Hi there,not much help from my side as I do not have nearly as much info about this stock as I'd like to have. All I can say is the numbers in your post seem to make perfect sense to me. More importantly I would like to ask you if you have any interesting source of inforamtion about this stock other than the standard SEC filings(non-Fool boards etc.). I would like to find out more about the current situation and any help is really appreciated.Roman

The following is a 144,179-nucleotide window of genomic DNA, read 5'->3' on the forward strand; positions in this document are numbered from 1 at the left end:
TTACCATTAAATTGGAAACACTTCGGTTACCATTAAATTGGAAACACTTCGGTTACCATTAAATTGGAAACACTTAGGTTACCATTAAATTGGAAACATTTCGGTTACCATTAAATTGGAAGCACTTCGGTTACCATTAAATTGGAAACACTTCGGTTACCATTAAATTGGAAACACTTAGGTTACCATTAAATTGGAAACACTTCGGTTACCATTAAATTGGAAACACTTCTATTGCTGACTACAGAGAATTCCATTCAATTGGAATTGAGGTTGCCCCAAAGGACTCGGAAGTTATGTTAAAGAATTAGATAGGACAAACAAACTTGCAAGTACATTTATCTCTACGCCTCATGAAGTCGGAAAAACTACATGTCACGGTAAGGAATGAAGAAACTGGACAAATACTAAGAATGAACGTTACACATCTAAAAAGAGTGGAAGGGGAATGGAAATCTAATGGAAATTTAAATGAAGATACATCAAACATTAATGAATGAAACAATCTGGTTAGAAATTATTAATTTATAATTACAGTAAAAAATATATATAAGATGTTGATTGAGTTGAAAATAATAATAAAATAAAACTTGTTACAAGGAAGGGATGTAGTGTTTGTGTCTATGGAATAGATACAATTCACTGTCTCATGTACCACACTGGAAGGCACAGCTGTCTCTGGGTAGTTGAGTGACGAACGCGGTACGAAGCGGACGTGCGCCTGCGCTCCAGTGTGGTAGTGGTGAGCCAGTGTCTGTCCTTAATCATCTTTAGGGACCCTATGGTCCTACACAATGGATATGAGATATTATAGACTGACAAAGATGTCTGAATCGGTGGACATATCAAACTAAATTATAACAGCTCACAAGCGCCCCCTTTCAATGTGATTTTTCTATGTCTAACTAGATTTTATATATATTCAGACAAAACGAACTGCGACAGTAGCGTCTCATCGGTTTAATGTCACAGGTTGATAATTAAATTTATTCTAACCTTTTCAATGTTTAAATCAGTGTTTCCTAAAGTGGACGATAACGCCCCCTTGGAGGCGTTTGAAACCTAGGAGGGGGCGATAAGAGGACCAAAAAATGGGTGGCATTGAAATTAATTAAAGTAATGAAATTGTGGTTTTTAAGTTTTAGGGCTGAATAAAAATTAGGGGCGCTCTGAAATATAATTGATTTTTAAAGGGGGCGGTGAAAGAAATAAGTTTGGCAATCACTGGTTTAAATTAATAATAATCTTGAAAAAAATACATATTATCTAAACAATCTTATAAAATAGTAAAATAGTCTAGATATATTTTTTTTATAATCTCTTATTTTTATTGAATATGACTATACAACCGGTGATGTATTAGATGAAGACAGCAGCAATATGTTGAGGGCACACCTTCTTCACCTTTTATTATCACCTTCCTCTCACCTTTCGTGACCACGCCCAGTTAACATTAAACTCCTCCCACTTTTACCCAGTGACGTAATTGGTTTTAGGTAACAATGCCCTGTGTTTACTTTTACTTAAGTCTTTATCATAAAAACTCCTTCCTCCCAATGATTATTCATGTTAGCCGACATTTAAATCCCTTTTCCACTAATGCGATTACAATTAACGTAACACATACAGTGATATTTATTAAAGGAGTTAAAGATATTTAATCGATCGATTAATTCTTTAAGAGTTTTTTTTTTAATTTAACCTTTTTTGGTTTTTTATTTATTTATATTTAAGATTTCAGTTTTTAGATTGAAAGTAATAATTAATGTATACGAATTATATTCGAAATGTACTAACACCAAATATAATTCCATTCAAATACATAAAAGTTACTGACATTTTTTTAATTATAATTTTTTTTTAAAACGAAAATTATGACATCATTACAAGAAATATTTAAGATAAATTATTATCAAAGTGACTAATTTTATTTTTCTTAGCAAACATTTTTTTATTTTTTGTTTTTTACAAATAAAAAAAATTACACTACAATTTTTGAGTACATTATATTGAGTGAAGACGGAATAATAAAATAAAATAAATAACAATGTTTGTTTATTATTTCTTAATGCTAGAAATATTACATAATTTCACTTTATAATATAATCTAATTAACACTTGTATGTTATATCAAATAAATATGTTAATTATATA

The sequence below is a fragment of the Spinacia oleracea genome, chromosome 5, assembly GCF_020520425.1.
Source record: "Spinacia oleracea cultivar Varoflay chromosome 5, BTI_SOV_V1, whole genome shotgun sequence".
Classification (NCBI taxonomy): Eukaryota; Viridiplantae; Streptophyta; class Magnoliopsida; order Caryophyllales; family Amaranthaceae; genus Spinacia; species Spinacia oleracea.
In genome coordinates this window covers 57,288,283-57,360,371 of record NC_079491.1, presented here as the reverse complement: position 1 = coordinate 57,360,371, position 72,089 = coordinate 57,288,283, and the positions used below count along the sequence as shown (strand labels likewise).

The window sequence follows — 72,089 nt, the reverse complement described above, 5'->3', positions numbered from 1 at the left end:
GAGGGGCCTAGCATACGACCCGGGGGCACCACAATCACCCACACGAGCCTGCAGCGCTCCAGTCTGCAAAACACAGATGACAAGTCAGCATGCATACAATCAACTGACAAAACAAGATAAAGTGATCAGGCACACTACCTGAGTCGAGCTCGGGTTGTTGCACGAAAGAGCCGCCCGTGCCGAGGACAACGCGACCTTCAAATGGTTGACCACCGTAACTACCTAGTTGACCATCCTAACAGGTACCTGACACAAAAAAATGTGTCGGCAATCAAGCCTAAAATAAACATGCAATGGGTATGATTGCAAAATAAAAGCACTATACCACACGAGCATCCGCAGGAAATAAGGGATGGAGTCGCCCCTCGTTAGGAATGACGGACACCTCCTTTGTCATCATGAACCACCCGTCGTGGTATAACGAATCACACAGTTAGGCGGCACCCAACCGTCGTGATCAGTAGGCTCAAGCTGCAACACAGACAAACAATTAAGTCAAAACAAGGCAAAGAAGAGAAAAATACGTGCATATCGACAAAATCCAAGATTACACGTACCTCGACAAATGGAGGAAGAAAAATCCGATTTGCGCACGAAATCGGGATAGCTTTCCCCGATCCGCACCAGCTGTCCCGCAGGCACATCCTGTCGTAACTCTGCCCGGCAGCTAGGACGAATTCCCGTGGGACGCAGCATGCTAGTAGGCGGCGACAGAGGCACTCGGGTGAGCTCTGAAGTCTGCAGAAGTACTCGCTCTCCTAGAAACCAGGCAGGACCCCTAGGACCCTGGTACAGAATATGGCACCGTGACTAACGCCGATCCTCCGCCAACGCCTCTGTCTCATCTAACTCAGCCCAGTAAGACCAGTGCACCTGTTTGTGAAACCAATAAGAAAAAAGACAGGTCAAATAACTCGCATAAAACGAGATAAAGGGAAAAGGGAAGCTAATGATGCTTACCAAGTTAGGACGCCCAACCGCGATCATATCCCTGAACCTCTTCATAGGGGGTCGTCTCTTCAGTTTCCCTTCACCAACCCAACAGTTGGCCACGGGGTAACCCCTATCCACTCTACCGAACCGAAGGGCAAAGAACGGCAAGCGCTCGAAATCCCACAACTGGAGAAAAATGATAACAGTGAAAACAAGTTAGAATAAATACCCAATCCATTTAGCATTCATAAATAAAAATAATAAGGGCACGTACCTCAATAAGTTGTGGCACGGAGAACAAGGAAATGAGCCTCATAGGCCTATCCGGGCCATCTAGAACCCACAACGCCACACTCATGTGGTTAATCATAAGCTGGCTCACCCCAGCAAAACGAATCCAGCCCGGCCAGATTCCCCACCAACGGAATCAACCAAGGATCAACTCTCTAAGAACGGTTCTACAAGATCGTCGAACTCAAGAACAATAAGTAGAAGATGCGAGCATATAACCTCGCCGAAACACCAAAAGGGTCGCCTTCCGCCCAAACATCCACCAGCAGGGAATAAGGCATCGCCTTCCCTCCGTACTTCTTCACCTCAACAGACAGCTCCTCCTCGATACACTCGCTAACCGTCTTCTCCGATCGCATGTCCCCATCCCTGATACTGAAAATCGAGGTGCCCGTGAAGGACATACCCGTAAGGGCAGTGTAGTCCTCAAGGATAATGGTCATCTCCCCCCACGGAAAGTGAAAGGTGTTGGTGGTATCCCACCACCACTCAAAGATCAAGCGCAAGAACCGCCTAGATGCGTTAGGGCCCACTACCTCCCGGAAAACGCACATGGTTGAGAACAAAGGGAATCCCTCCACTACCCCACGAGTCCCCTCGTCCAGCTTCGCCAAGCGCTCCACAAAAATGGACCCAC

Hi, I don't have any real information other than what's publicly available, but there is some useful public information. They list a downturn in the US Economy as a major risk to their business, because if personal bankruptcy rates go up, that usually is not a good thing for their collection abilty as their collection dollars are unsecured and it's usually the secured dept that is collected first. This may also be a factor in the current stock price.A couple of other points that may be worth noting:1) There hasn't been any real Insider buying reported in July and August, despite the big drop in the stock price. They have however issued a bunch of stock options to the management team. So theoretically they should be well incentivised to drive results, especially the new COO who recieved around 118K options in August.2) The PE firm (Quad-C) that brought AACC public sold a chunk of stock in early July at $18 and change. They probably know a good deal about this business and chose a nice time to realize a return. They still own a lot of stock and have seats on the board, so if I'm right and the business model is in trouble they will be looking for ways to fix it. It should be interesting to see how they perform in the next two quarters and specifically if they're able to make marked improvements in their operational efficiency that will hold for the long term. This is what I'm trying to determine, as I believe that's the decision point for a long term investment. There's certainly alignment with the management team, through stock options, and their investment partners to make this happen. I have a hard time saying that the company is undervalued until I feel confident that their business will be able to grow and generate returns over the next ten years. Again, I'm interested in any thoughts on my comments here.Lastly, there is some scuttlebutt about AACC's business practices on the Google Finance message board, but I tend to heavily discount that information.Good Luck.